Scary National Party poodle?


Brian Rudman must have had some bad seats recently at the theatre, he is certainly Mr Grumpy-pants this morning in the Herald.

Instead of a women’s-only candidate list, what might be of more use to the poor old Labour Party right now is a nice comforting mummy it can hide behind when that scary National Party poodle Cameron Slater yaps.


How on earth did Labour come out the losers in a debate over gender equality and parliamentary representation? Even recently resigned National MP Jackie Blue went into bat for it, wearing her new hat as Equal Employment Opportunities Commissioner. This despite Labour criticising her hiring as a job for the girls.

And they still backed out of it.

Yet somehow Labour has bought into the idea it’s the guilty party. After refusing to discuss the issue when it first arose, leader David Shearer eventually declared his personal opposition to the proposal going to the November conference to allow some electorates to have women-only selection lists to help boost female MP numbers.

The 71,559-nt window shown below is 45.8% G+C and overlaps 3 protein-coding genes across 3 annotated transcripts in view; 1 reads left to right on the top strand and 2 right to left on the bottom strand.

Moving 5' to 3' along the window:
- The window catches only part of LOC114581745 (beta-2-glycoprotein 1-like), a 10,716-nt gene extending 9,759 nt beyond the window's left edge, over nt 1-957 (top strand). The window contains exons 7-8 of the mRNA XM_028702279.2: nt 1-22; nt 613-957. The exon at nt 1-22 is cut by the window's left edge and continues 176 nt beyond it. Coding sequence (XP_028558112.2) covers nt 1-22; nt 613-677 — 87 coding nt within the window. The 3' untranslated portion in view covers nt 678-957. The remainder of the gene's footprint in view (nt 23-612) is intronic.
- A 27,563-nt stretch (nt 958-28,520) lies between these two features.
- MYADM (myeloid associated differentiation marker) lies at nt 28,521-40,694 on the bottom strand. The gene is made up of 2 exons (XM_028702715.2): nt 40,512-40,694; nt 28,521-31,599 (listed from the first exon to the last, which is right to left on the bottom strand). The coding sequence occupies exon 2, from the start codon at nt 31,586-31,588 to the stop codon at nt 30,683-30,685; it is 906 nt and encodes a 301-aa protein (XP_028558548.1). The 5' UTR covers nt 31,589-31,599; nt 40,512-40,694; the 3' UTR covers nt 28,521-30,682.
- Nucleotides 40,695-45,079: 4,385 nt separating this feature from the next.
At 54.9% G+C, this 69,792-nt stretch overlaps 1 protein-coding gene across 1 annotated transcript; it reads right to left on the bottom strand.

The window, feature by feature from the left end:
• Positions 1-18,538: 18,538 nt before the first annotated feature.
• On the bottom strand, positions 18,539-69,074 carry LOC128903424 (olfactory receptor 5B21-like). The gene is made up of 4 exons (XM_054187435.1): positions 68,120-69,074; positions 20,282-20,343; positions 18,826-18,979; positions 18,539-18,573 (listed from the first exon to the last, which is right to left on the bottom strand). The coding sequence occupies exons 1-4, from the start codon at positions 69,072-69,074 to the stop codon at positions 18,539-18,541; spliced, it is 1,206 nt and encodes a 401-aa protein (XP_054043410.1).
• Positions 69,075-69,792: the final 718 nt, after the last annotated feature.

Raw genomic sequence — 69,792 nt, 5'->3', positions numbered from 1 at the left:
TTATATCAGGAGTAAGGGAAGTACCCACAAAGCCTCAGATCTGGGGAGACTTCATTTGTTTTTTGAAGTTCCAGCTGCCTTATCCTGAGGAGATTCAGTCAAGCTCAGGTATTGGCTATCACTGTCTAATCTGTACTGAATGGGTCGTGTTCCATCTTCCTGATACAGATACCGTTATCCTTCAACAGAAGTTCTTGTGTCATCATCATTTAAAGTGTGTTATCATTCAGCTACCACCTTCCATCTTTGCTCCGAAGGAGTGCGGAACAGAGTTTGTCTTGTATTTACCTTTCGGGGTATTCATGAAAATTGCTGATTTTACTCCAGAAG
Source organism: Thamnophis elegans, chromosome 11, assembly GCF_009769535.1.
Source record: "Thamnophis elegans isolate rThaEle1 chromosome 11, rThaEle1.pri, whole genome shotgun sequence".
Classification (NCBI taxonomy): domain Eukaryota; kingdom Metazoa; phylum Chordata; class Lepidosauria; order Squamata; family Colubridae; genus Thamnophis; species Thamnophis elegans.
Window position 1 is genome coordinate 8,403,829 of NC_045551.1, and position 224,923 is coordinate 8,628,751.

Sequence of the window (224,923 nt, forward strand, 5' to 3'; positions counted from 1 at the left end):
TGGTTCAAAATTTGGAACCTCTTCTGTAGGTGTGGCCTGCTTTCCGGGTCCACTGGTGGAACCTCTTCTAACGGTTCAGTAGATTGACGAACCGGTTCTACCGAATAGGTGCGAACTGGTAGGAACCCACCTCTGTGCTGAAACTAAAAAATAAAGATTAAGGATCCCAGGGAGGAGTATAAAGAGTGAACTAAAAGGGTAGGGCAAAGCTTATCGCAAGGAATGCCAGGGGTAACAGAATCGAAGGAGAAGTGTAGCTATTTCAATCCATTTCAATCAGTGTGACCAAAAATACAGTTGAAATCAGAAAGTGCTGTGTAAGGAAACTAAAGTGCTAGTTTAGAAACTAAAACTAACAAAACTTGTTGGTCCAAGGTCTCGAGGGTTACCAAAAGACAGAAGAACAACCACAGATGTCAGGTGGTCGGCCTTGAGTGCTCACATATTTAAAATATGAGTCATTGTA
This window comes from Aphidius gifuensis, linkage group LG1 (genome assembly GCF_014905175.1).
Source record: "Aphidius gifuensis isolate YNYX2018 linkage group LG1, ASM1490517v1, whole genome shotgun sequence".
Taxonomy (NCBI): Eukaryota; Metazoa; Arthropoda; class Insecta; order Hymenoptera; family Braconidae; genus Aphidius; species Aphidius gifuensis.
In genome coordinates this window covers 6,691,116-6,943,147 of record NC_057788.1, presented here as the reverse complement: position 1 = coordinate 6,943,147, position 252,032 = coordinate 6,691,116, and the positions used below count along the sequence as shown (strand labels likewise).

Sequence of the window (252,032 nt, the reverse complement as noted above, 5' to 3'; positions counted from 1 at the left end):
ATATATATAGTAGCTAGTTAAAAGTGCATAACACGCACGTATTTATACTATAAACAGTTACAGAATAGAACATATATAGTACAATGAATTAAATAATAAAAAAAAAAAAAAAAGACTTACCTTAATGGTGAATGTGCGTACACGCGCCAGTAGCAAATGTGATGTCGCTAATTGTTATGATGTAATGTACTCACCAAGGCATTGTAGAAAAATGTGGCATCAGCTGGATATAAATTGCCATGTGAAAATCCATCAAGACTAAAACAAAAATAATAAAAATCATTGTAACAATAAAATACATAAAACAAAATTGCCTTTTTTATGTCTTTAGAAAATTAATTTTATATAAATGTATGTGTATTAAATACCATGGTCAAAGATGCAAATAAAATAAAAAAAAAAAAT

Yesterday he went even further, forcing the party hierarchy to remove the proposal from the conference agenda. He said: “The distraction is turning our attention away from the issues that most New Zealanders are concerned about.”

If “equality” has become a distraction – what a strange concept – it was surely because he and his parliamentary colleagues first dithered when Mr Slater “exposed” the agenda item, then scattered in disarray. One-time leadership hopeful Shane Jones somehow managed to paint women as less than “entire” men, saying “the overwhelming response is the public doesn’t want the country run by geldings”.

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As much at home writing editorials as being the subject of them, Cam has won awards, including the Canon Media Award for his work on the Len Brown/Bevan Chuang story.  And when he’s not creating the news, he tends to be in it, with protagonists using the courts, media and social media to deliver financial as well as death threats.

They say that news is something that someone, somewhere, wants kept quiet.   Cam Slater doesn’t do quiet, and as a result he is a polarising, controversial but highly effective journalist that takes no prisoners.

He is fearless in his pursuit of a story.

Love him or loathe him.  But you can’t ignore him.